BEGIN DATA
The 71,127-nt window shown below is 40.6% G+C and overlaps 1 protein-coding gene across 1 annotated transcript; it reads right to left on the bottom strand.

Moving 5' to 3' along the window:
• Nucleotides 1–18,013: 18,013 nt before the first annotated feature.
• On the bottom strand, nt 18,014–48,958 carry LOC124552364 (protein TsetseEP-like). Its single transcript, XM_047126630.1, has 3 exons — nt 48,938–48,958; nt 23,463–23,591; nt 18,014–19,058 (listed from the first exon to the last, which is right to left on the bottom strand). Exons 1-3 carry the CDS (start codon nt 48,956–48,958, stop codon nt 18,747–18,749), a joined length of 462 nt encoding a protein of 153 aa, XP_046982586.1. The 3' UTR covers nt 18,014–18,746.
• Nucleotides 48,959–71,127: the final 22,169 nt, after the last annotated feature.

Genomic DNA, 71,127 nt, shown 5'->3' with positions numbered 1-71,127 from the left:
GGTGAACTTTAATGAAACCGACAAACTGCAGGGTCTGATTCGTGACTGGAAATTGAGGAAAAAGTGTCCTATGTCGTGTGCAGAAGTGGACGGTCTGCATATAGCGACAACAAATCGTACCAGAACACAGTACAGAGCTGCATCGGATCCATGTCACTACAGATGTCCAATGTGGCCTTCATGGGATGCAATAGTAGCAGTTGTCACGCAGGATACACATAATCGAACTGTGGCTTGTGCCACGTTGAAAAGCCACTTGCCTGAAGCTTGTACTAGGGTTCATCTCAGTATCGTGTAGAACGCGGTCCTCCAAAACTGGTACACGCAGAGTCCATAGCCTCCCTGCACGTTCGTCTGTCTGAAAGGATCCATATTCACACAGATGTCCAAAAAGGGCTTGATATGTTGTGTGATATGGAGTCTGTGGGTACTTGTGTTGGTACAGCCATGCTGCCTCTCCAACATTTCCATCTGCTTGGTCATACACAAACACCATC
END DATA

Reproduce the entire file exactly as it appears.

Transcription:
The 71,127-nt window shown below is 40.6% G+C and overlaps 1 protein-coding gene across 1 annotated transcript; it reads right to left on the bottom strand.

Moving 5' to 3' along the window:
• Nucleotides 1–18,013: 18,013 nt before the first annotated feature.
• On the bottom strand, nt 18,014–48,958 carry LOC124552364 (protein TsetseEP-like). Its single transcript, XM_047126630.1, has 3 exons — nt 48,938–48,958; nt 23,463–23,591; nt 18,014–19,058 (listed from the first exon to the last, which is right to left on the bottom strand). Exons 1-3 carry the CDS (start codon nt 48,956–48,958, stop codon nt 18,747–18,749), a joined length of 462 nt encoding a protein of 153 aa, XP_046982586.1. The 3' UTR covers nt 18,014–18,746.
• Nucleotides 48,959–71,127: the final 22,169 nt, after the last annotated feature.

Genomic DNA, 71,127 nt, shown 5'->3' with positions numbered 1-71,127 from the left:
GGTGAACTTTAATGAAACCGACAAACTGCAGGGTCTGATTCGTGACTGGAAATTGAGGAAAAAGTGTCCTATGTCGTGTGCAGAAGTGGACGGTCTGCATATAGCGACAACAAATCGTACCAGAACACAGTACAGAGCTGCATCGGATCCATGTCACTACAGATGTCCAATGTGGCCTTCATGGGATGCAATAGTAGCAGTTGTCACGCAGGATACACATAATCGAACTGTGGCTTGTGCCACGTTGAAAAGCCACTTGCCTGAAGCTTGTACTAGGGTTCATCTCAGTATCGTGTAGAACGCGGTCCTCCAAAACTGGTACACGCAGAGTCCATAGCCTCCCTGCACGTTCGTCTGTCTGAAAGGATCCATATTCACACAGATGTCCAAAAAGGGCTTGATATGTTGTGTGATATGGAGTCTGTGGGTACTTGTGTTGGTACAGCCATGCTGCCTCTCCAACATTTCCATCTGCTTGGTCATACACAAACACCATC